byJulie Miles/ December 10, 2019
Sharing an article by Julie Miles - "Employee engagement is fast becoming a top priority for companies. Gallup reports that on average, an astonishingly low percentage (30%) have been engaged at work over the past 18 years. Retention and recruiting are essential components as well, as the new-hire pool remains sparse. When an employee is truly engaged and loyal, they are operating at a high level of performance, and they successfully incorporate the company’s mission, vision and values into everything they do.
Possessing the ability to see the positive aspects and potential in any situation has far reaching effects into the quality of our business and personal lives. It relieves stress, cultivates joy and generosity, and improves our relationships with those around us. So how can these benefits translate into our working lives?
WHAT IS IT TO BE GRATEFUL?
Being grateful is recognizing the efforts other people make to help us achieve success. Gratitude in the workplace recognizes the interdependence of employees and the fact that success comes from team effort. It requires vulnerability and admitting that you need someone.
Unfortunately, people are less likely to show gratitude at the workplace than anywhere else. A survey by the John Templeton Foundation revealed that people acknowledge the need for gratitude, but do not relate it to the work environment. Despite its potential benefits, gratitude is often seen by leaders as a social necessity rather than a tool for improving employee performance.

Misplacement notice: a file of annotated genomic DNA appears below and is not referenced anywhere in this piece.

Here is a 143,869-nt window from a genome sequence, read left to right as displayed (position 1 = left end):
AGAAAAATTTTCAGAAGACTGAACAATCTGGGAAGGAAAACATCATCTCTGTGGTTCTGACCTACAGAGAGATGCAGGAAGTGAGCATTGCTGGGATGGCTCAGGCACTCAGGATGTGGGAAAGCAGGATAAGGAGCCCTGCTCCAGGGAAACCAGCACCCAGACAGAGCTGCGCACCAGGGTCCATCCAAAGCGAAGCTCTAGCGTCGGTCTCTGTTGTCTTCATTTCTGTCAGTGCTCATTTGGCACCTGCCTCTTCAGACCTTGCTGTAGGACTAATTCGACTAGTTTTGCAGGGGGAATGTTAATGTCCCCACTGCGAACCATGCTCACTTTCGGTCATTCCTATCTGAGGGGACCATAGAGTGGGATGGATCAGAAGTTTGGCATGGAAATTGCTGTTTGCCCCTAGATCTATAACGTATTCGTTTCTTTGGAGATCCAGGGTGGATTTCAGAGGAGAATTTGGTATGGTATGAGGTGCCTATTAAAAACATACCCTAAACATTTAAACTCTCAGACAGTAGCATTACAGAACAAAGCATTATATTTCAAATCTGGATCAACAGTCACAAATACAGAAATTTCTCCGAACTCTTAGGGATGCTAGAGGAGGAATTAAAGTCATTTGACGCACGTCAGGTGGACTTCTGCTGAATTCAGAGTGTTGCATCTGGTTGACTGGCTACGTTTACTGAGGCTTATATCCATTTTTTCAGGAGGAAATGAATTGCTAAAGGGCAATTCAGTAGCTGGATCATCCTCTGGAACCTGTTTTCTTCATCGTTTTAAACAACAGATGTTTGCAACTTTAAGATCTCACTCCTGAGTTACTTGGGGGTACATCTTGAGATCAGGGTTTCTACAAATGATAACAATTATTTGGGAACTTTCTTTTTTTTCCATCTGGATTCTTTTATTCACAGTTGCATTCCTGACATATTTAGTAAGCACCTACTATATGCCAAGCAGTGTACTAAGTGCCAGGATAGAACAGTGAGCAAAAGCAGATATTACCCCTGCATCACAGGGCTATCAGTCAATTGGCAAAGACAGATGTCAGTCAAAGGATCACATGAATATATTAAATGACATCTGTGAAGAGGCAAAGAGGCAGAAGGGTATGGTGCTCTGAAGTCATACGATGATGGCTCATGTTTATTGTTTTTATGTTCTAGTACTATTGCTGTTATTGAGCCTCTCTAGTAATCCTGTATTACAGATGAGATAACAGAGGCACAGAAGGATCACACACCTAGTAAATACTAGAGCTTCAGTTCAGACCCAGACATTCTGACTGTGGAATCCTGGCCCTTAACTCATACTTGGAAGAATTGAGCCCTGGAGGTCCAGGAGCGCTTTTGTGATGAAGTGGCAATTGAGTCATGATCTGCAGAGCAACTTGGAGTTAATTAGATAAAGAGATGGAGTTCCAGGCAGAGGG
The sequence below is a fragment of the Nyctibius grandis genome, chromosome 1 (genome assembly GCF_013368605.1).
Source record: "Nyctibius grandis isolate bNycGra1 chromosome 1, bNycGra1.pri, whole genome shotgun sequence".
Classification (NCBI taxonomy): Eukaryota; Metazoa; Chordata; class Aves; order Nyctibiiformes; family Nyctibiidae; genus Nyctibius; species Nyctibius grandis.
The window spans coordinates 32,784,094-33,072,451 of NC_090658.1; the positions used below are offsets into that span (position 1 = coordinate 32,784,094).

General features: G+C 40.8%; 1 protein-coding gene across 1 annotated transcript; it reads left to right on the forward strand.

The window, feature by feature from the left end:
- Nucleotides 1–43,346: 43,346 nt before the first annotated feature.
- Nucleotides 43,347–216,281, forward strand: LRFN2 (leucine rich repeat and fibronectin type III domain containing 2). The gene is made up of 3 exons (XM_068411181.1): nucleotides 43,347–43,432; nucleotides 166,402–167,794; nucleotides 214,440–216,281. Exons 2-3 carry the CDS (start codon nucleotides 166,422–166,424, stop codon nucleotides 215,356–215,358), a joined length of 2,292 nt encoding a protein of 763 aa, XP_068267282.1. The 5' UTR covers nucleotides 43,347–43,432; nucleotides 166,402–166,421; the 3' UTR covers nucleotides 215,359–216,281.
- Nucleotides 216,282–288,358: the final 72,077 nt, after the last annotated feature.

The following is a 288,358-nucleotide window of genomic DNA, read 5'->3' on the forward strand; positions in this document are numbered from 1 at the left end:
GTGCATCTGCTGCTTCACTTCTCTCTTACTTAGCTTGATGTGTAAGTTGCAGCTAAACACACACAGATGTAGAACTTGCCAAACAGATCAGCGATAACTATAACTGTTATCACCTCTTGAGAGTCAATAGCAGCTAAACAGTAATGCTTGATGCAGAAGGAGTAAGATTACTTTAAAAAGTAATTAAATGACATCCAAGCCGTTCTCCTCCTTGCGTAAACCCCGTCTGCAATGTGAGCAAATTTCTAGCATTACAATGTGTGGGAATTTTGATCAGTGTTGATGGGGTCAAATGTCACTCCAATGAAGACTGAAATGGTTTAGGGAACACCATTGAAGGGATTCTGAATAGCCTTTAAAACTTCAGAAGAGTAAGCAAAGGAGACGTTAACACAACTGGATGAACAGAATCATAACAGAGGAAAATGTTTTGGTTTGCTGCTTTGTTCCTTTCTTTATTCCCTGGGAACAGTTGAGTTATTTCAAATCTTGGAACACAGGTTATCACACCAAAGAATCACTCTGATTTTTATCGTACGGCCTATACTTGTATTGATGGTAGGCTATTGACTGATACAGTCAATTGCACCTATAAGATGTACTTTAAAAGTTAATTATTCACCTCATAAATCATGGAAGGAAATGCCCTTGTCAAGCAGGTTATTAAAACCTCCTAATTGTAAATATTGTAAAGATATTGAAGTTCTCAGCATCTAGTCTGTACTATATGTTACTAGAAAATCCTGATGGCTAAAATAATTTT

WHERE IS GRATITUDE IN BUSINESS?
Many businesses, from nonprofits to Fortune 500 companies have adopted formal workplace gratitude practices. The former CEO of Campbell Soup wrote 30,000 thank you letters to his employees. Southwest Airlines [voted 13th Best Employer of 2018 by Forbes] acknowledges milestone events in the professional, but also personal lives of their employees, which has helped their team feel that Southwest cares about them, not just as employees, but their happiness as individuals as well.
Four major benefits when gratitude becomes part of the workplace:
1. Employee engagement increases
Engaged employees are enthusiastic about their work. They are more committed to achieving the shared company goal. They are willing to go the extra mile to make things happen. It has been proven that focusing on employee strengths and expressing gratitude for them creates an engaged workforce.
One research study showed drastic results in employee performance when positive words of praise were used. When the director shared that they were grateful to the call center employees, and that they appreciated their hard work, those employees made 50% more calls the following week than a set in the study that received no positive words of encouragement.
Consistently voicing your appreciation for the role your employees play in your organization’s success is guaranteed to increase employee engagement. It boosts team spirit and motivates them to be more involved in the day to day activities.
2. Job satisfaction improves
Employees are no longer content with crunching numbers that prove productivity. They want to have a tangible impact. There is no better way to achieve this than being grateful for their input. Remember, gratitude shows that you need them. What better way to make an impact than to work where you are needed?
3. Job performance rises
Rick Hanson, Ph.D., says the neural structure of the brain is changed when we adopt a practice of being grateful. When holding a positive thought of gratefulness, we should slow down, and hold that thought in our minds for 30 seconds. By doing so, it creates “lasting neural resources, … our brains can rewire, and change old beliefs.”